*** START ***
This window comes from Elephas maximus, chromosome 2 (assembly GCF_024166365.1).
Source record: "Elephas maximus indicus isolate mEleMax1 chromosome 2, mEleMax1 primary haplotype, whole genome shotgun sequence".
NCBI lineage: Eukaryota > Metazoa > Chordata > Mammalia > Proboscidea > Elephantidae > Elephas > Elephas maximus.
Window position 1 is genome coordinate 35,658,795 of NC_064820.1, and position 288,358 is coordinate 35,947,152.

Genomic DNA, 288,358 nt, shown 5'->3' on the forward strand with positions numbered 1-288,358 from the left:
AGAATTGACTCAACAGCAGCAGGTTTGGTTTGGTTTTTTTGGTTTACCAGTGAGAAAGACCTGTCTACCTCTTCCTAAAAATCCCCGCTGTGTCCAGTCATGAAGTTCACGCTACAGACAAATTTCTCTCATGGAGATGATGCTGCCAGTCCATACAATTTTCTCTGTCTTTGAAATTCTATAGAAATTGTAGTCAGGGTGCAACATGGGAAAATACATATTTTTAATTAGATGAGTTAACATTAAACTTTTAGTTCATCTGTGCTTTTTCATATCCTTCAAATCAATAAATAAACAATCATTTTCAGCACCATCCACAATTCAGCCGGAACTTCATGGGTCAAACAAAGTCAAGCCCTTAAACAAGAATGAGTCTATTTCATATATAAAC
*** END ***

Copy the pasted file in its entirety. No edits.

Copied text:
This window comes from Elephas maximus, chromosome 2 (assembly GCF_024166365.1).
Source record: "Elephas maximus indicus isolate mEleMax1 chromosome 2, mEleMax1 primary haplotype, whole genome shotgun sequence".
NCBI lineage: Eukaryota > Metazoa > Chordata > Mammalia > Proboscidea > Elephantidae > Elephas > Elephas maximus.
Window position 1 is genome coordinate 35,658,795 of NC_064820.1, and position 288,358 is coordinate 35,947,152.

Genomic DNA, 288,358 nt, shown 5'->3' on the forward strand with positions numbered 1-288,358 from the left:
AGAATTGACTCAACAGCAGCAGGTTTGGTTTGGTTTTTTTGGTTTACCAGTGAGAAAGACCTGTCTACCTCTTCCTAAAAATCCCCGCTGTGTCCAGTCATGAAGTTCACGCTACAGACAAATTTCTCTCATGGAGATGATGCTGCCAGTCCATACAATTTTCTCTGTCTTTGAAATTCTATAGAAATTGTAGTCAGGGTGCAACATGGGAAAATACATATTTTTAATTAGATGAGTTAACATTAAACTTTTAGTTCATCTGTGCTTTTTCATATCCTTCAAATCAATAAATAAACAATCATTTTCAGCACCATCCACAATTCAGCCGGAACTTCATGGGTCAAACAAAGTCAAGCCCTTAAACAAGAATGAGTCTATTTCATATATAAAC